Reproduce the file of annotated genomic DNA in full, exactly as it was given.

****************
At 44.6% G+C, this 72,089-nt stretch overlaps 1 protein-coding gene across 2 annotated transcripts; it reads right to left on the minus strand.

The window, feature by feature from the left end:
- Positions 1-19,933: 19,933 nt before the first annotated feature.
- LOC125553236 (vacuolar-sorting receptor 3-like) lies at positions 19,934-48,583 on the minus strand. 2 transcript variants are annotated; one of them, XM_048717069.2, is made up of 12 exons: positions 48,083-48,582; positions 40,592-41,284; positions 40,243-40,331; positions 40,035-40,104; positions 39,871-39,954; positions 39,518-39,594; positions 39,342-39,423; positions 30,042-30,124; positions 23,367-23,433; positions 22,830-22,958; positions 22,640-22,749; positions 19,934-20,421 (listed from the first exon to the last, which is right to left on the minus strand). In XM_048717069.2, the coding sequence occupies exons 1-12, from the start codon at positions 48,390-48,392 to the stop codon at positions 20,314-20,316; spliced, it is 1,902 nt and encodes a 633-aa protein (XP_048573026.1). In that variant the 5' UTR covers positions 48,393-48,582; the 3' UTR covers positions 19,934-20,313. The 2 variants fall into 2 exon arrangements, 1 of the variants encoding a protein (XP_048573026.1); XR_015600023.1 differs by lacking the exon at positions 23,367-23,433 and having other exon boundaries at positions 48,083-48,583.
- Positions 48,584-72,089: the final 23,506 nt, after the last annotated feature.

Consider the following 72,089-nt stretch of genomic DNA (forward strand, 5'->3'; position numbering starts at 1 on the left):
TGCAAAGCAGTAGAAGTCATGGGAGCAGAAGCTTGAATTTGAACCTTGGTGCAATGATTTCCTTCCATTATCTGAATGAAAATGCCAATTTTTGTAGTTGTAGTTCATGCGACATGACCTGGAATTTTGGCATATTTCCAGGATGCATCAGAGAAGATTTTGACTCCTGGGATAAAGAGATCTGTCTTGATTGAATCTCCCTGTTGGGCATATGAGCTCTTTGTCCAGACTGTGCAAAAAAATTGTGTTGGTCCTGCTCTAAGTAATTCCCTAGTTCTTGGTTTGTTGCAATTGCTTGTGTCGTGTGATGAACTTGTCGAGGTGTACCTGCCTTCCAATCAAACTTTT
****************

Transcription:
At 44.6% G+C, this 72,089-nt stretch overlaps 1 protein-coding gene across 2 annotated transcripts; it reads right to left on the minus strand.

The window, feature by feature from the left end:
- Positions 1-19,933: 19,933 nt before the first annotated feature.
- LOC125553236 (vacuolar-sorting receptor 3-like) lies at positions 19,934-48,583 on the minus strand. 2 transcript variants are annotated; one of them, XM_048717069.2, is made up of 12 exons: positions 48,083-48,582; positions 40,592-41,284; positions 40,243-40,331; positions 40,035-40,104; positions 39,871-39,954; positions 39,518-39,594; positions 39,342-39,423; positions 30,042-30,124; positions 23,367-23,433; positions 22,830-22,958; positions 22,640-22,749; positions 19,934-20,421 (listed from the first exon to the last, which is right to left on the minus strand). In XM_048717069.2, the coding sequence occupies exons 1-12, from the start codon at positions 48,390-48,392 to the stop codon at positions 20,314-20,316; spliced, it is 1,902 nt and encodes a 633-aa protein (XP_048573026.1). In that variant the 5' UTR covers positions 48,393-48,582; the 3' UTR covers positions 19,934-20,313. The 2 variants fall into 2 exon arrangements, 1 of the variants encoding a protein (XP_048573026.1); XR_015600023.1 differs by lacking the exon at positions 23,367-23,433 and having other exon boundaries at positions 48,083-48,583.
- Positions 48,584-72,089: the final 23,506 nt, after the last annotated feature.

Consider the following 72,089-nt stretch of genomic DNA (forward strand, 5'->3'; position numbering starts at 1 on the left):
TGCAAAGCAGTAGAAGTCATGGGAGCAGAAGCTTGAATTTGAACCTTGGTGCAATGATTTCCTTCCATTATCTGAATGAAAATGCCAATTTTTGTAGTTGTAGTTCATGCGACATGACCTGGAATTTTGGCATATTTCCAGGATGCATCAGAGAAGATTTTGACTCCTGGGATAAAGAGATCTGTCTTGATTGAATCTCCCTGTTGGGCATATGAGCTCTTTGTCCAGACTGTGCAAAAAAATTGTGTTGGTCCTGCTCTAAGTAATTCCCTAGTTCTTGGTTTGTTGCAATTGCTTGTGTCGTGTGATGAACTTGTCGAGGTGTACCTGCCTTCCAATCAAACTTTT